One of my favorite things about writing a wine column in the SB Sentinel is having an excuse to meet with different people in the Santa Barbara wine industry, especially those who are doing what they love on their own terms. Recently, I met with winemaker Mike Roth, one half of the small Santa Barbara County wine label, Lo-Fi Wines, which he established in 2013 with longtime friend Craig Winchester. Lo-Fi Wines is a partnership between two friends who believe that wine should be enjoyed with food, on any given day, without having to spend a fortune. Kudos to that!
Originally, Mike wanted to be a chef, but while working at a wine shop during college in North Carolina, he became so interested in wine that he decided to move to Napa after graduation to pursue it as a career. There, he worked at well-known labels such as Saddleback and Grgich Hills before moving to the Santa Barbara area. Several years later, he became the head winemaker at Martian Ranch and not long after, his close college friend, Craig, joined him as the assistant winemaker.
Together, Mike and Craig gained notoriety for producing a fresher, more delicate and low alcohol style of wine, which they’ve continued with Lo-Fi Wines. To keep that freshness front and center, they use a more minimalist/natural approach to winemaking, such as shying away from yeast and added tannins and utilizing little to no sulfur. They also use neutral oak and carbonic maceration (a process for fermenting whole grapes without the use of yeasts) to keep that raw freshness.
The philosophy behind Lo-Fi is that wine is a lot like music, hence the two deciding to name the label after a musical term (low-fidelity, aka lo-fi, is a term for a technical flaw in a sound recording). You’ll also notice the label design pays homage to an old school record.
Just like music, they believe wine can be filled with “resonance, distortion, simplicity, modesty, intimacy and ingenious integrity of the natural process.” For Lo-Fi, the goal isn’t to create wine that is too polished or perfect, but rather, wine that embraces its more natural, raw expression. In a world of wine scores and the quest for perfection, it’s an admirable approach to winemaking and one that is garnering them lots of good attention! In fact, Mike was named one of the SF Chronicle’s Winemakers to Watch in 2015.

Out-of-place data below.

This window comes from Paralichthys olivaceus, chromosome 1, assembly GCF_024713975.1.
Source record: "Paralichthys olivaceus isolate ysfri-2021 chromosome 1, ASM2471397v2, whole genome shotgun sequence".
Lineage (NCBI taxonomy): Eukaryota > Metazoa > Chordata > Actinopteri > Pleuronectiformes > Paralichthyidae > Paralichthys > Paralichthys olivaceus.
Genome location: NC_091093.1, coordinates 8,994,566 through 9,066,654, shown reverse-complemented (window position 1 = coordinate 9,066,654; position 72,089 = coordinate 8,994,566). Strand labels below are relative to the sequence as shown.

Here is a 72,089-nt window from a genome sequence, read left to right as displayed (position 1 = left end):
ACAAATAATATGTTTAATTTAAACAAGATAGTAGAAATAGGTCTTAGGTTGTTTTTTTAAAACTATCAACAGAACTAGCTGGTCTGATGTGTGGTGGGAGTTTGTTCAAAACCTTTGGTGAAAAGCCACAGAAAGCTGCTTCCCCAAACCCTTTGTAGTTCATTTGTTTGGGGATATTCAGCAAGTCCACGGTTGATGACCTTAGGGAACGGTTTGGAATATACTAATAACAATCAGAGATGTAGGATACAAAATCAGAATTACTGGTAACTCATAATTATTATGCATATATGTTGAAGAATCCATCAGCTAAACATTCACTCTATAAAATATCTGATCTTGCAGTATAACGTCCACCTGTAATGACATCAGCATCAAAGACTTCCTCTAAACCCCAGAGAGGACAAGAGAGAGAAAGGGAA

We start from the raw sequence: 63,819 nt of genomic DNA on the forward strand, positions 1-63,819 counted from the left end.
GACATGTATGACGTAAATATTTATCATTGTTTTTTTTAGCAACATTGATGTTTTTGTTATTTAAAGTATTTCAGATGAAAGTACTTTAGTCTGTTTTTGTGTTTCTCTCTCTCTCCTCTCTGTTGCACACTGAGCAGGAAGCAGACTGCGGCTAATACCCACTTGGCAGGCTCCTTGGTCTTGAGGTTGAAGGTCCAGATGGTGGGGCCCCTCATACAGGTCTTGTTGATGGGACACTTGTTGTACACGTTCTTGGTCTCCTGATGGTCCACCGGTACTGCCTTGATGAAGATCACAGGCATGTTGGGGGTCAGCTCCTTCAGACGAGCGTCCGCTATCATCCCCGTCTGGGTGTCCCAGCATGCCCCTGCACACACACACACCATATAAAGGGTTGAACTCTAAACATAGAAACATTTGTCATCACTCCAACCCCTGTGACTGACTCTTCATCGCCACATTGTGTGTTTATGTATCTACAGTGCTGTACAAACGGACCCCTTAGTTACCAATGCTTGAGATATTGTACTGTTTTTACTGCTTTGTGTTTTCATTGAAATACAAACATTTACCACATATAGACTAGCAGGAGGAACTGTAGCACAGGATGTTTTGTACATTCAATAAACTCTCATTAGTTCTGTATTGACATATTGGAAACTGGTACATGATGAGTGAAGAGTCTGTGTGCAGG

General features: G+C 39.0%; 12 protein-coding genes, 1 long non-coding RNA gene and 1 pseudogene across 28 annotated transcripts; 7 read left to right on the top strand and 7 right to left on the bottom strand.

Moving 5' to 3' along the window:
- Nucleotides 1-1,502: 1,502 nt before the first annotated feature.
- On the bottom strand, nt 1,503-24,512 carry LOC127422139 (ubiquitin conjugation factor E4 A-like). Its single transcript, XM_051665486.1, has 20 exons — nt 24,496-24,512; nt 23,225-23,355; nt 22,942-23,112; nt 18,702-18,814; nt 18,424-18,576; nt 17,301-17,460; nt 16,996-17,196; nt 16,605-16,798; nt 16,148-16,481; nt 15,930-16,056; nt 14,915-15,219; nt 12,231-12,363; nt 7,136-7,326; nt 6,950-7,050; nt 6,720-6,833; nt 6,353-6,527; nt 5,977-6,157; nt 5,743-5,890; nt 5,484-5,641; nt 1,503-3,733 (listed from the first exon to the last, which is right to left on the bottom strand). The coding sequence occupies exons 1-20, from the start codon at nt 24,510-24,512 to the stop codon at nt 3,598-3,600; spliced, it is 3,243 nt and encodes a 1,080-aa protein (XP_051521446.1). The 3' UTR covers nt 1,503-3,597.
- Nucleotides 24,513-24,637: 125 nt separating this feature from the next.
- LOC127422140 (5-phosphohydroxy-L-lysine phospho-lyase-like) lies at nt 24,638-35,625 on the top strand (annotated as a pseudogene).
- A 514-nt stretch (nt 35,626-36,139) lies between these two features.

When I met with Mike at the space in Buellton he and Craig share with other winemakers (FYI – they don’t have a tasting room), I got the sense that they are serious about making wine but don’t take themselves too seriously. That’s also evident from the cheeky tasting notes listed on their website: “The wine reminds me of a Jersey beach fire,” and “The wine tastes great.” Gotta love it.
Lo-Fi wines, including varietals like Chenin Blanc, Cabernet Franc and Cinsault, aren’t the types of wines that are meant to be laid down for years; instead, these lend themselves to everyday drinking. Not only are the wines affordable (bottles range between $23-$28) and natural, but the wines are interesting because they don’t taste identical to every other bottle out there. They’re a little bit funky, earthy and raw, but they’re cool because just like a vinyl record, they’re each unique. Cheers!